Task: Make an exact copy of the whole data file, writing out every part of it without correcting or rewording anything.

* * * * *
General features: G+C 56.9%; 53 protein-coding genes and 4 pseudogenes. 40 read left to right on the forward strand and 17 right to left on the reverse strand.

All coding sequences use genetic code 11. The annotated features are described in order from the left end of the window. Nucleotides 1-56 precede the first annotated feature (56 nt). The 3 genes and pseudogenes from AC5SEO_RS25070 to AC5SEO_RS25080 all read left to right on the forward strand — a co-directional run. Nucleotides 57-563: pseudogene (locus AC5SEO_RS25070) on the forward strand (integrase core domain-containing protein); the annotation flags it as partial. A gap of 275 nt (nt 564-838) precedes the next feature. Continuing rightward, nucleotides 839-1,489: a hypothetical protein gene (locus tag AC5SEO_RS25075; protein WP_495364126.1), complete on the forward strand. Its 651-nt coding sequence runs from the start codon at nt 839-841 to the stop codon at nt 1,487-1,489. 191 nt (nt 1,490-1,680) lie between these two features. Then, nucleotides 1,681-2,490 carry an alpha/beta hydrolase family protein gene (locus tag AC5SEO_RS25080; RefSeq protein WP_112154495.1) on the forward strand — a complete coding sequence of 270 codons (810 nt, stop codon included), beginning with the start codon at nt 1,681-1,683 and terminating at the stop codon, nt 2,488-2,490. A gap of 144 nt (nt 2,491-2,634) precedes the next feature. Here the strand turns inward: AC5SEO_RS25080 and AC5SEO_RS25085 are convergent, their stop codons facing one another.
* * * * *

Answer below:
General features: G+C 56.9%; 53 protein-coding genes and 4 pseudogenes. 40 read left to right on the forward strand and 17 right to left on the reverse strand.

All coding sequences use genetic code 11. The annotated features are described in order from the left end of the window. Nucleotides 1-56 precede the first annotated feature (56 nt). The 3 genes and pseudogenes from AC5SEO_RS25070 to AC5SEO_RS25080 all read left to right on the forward strand — a co-directional run. Nucleotides 57-563: pseudogene (locus AC5SEO_RS25070) on the forward strand (integrase core domain-containing protein); the annotation flags it as partial. A gap of 275 nt (nt 564-838) precedes the next feature. Continuing rightward, nucleotides 839-1,489: a hypothetical protein gene (locus tag AC5SEO_RS25075; protein WP_495364126.1), complete on the forward strand. Its 651-nt coding sequence runs from the start codon at nt 839-841 to the stop codon at nt 1,487-1,489. 191 nt (nt 1,490-1,680) lie between these two features. Then, nucleotides 1,681-2,490 carry an alpha/beta hydrolase family protein gene (locus tag AC5SEO_RS25080; RefSeq protein WP_112154495.1) on the forward strand — a complete coding sequence of 270 codons (810 nt, stop codon included), beginning with the start codon at nt 1,681-1,683 and terminating at the stop codon, nt 2,488-2,490. A gap of 144 nt (nt 2,491-2,634) precedes the next feature. Here the strand turns inward: AC5SEO_RS25080 and AC5SEO_RS25085 are convergent, their stop codons facing one another.